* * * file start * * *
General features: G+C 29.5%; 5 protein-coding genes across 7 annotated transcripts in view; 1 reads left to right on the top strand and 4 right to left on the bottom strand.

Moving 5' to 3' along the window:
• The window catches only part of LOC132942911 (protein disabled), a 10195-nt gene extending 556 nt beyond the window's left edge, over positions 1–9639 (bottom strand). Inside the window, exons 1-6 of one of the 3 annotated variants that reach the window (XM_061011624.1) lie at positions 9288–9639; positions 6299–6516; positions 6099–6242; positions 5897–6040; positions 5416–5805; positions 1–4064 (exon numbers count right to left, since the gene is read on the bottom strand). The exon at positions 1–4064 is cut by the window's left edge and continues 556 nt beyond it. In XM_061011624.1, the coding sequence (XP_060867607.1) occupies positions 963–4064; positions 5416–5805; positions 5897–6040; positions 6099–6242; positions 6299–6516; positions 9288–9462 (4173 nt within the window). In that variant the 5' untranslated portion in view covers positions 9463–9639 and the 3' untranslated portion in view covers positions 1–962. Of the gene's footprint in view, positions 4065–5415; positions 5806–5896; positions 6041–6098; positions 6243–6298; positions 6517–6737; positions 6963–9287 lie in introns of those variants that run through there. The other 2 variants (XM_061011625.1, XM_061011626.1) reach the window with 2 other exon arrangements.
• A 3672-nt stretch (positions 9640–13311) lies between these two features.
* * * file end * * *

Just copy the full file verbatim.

General features: G+C 29.5%; 5 protein-coding genes across 7 annotated transcripts in view; 1 reads left to right on the top strand and 4 right to left on the bottom strand.

Moving 5' to 3' along the window:
• The window catches only part of LOC132942911 (protein disabled), a 10195-nt gene extending 556 nt beyond the window's left edge, over positions 1–9639 (bottom strand). Inside the window, exons 1-6 of one of the 3 annotated variants that reach the window (XM_061011624.1) lie at positions 9288–9639; positions 6299–6516; positions 6099–6242; positions 5897–6040; positions 5416–5805; positions 1–4064 (exon numbers count right to left, since the gene is read on the bottom strand). The exon at positions 1–4064 is cut by the window's left edge and continues 556 nt beyond it. In XM_061011624.1, the coding sequence (XP_060867607.1) occupies positions 963–4064; positions 5416–5805; positions 5897–6040; positions 6099–6242; positions 6299–6516; positions 9288–9462 (4173 nt within the window). In that variant the 5' untranslated portion in view covers positions 9463–9639 and the 3' untranslated portion in view covers positions 1–962. Of the gene's footprint in view, positions 4065–5415; positions 5806–5896; positions 6041–6098; positions 6243–6298; positions 6517–6737; positions 6963–9287 lie in introns of those variants that run through there. The other 2 variants (XM_061011625.1, XM_061011626.1) reach the window with 2 other exon arrangements.
• A 3672-nt stretch (positions 9640–13311) lies between these two features.